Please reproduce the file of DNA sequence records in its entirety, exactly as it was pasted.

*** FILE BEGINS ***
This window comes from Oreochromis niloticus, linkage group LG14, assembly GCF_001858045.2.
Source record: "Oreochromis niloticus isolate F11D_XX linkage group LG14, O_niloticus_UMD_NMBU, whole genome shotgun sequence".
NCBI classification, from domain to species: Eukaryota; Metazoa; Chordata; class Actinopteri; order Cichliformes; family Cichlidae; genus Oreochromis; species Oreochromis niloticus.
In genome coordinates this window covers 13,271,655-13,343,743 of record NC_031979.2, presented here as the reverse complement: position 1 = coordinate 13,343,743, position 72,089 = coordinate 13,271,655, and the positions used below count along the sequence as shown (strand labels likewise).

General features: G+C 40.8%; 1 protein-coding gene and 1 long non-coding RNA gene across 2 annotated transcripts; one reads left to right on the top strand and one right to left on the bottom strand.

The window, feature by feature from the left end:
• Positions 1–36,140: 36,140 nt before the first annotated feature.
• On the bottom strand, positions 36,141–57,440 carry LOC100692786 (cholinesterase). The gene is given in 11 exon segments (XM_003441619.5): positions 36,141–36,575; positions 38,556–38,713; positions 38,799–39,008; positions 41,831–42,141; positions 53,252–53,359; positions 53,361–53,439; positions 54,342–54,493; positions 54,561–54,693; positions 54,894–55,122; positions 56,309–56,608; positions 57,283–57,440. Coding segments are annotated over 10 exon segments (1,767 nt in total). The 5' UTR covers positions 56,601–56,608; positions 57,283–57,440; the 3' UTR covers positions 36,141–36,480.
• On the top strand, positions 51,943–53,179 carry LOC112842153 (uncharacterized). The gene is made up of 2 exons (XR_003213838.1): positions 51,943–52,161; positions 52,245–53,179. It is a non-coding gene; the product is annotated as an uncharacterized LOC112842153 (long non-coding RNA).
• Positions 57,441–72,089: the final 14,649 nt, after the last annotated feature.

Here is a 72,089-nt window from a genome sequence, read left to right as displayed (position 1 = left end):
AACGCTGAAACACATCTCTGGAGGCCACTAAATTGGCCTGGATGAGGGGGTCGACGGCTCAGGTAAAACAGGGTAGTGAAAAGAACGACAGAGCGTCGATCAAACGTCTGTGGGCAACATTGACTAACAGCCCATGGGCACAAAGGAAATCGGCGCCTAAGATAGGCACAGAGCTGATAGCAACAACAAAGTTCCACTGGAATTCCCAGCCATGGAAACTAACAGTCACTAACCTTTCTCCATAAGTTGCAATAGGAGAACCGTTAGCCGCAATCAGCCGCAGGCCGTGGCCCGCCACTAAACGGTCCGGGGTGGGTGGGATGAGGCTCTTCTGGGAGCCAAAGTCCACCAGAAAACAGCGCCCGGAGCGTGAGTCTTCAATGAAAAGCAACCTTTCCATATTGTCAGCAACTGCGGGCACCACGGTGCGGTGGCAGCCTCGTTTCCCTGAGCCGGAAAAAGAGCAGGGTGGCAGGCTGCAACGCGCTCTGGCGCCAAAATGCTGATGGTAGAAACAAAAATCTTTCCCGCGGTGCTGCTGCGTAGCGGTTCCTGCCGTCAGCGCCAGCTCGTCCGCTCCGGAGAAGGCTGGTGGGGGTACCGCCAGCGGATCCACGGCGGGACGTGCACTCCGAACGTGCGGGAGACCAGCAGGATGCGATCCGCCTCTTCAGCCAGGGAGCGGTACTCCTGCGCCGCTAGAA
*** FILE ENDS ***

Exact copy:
This window comes from Oreochromis niloticus, linkage group LG14, assembly GCF_001858045.2.
Source record: "Oreochromis niloticus isolate F11D_XX linkage group LG14, O_niloticus_UMD_NMBU, whole genome shotgun sequence".
NCBI classification, from domain to species: Eukaryota; Metazoa; Chordata; class Actinopteri; order Cichliformes; family Cichlidae; genus Oreochromis; species Oreochromis niloticus.
In genome coordinates this window covers 13,271,655-13,343,743 of record NC_031979.2, presented here as the reverse complement: position 1 = coordinate 13,343,743, position 72,089 = coordinate 13,271,655, and the positions used below count along the sequence as shown (strand labels likewise).

General features: G+C 40.8%; 1 protein-coding gene and 1 long non-coding RNA gene across 2 annotated transcripts; one reads left to right on the top strand and one right to left on the bottom strand.

The window, feature by feature from the left end:
• Positions 1–36,140: 36,140 nt before the first annotated feature.
• On the bottom strand, positions 36,141–57,440 carry LOC100692786 (cholinesterase). The gene is given in 11 exon segments (XM_003441619.5): positions 36,141–36,575; positions 38,556–38,713; positions 38,799–39,008; positions 41,831–42,141; positions 53,252–53,359; positions 53,361–53,439; positions 54,342–54,493; positions 54,561–54,693; positions 54,894–55,122; positions 56,309–56,608; positions 57,283–57,440. Coding segments are annotated over 10 exon segments (1,767 nt in total). The 5' UTR covers positions 56,601–56,608; positions 57,283–57,440; the 3' UTR covers positions 36,141–36,480.
• On the top strand, positions 51,943–53,179 carry LOC112842153 (uncharacterized). The gene is made up of 2 exons (XR_003213838.1): positions 51,943–52,161; positions 52,245–53,179. It is a non-coding gene; the product is annotated as an uncharacterized LOC112842153 (long non-coding RNA).
• Positions 57,441–72,089: the final 14,649 nt, after the last annotated feature.

Here is a 72,089-nt window from a genome sequence, read left to right as displayed (position 1 = left end):
AACGCTGAAACACATCTCTGGAGGCCACTAAATTGGCCTGGATGAGGGGGTCGACGGCTCAGGTAAAACAGGGTAGTGAAAAGAACGACAGAGCGTCGATCAAACGTCTGTGGGCAACATTGACTAACAGCCCATGGGCACAAAGGAAATCGGCGCCTAAGATAGGCACAGAGCTGATAGCAACAACAAAGTTCCACTGGAATTCCCAGCCATGGAAACTAACAGTCACTAACCTTTCTCCATAAGTTGCAATAGGAGAACCGTTAGCCGCAATCAGCCGCAGGCCGTGGCCCGCCACTAAACGGTCCGGGGTGGGTGGGATGAGGCTCTTCTGGGAGCCAAAGTCCACCAGAAAACAGCGCCCGGAGCGTGAGTCTTCAATGAAAAGCAACCTTTCCATATTGTCAGCAACTGCGGGCACCACGGTGCGGTGGCAGCCTCGTTTCCCTGAGCCGGAAAAAGAGCAGGGTGGCAGGCTGCAACGCGCTCTGGCGCCAAAATGCTGATGGTAGAAACAAAAATCTTTCCCGCGGTGCTGCTGCGTAGCGGTTCCTGCCGTCAGCGCCAGCTCGTCCGCTCCGGAGAAGGCTGGTGGGGGTACCGCCAGCGGATCCACGGCGGGACGTGCACTCCGAACGTGCGGGAGACCAGCAGGATGCGATCCGCCTCTTCAGCCAGGGAGCGGTACTCCTGCGCCGCTAGAA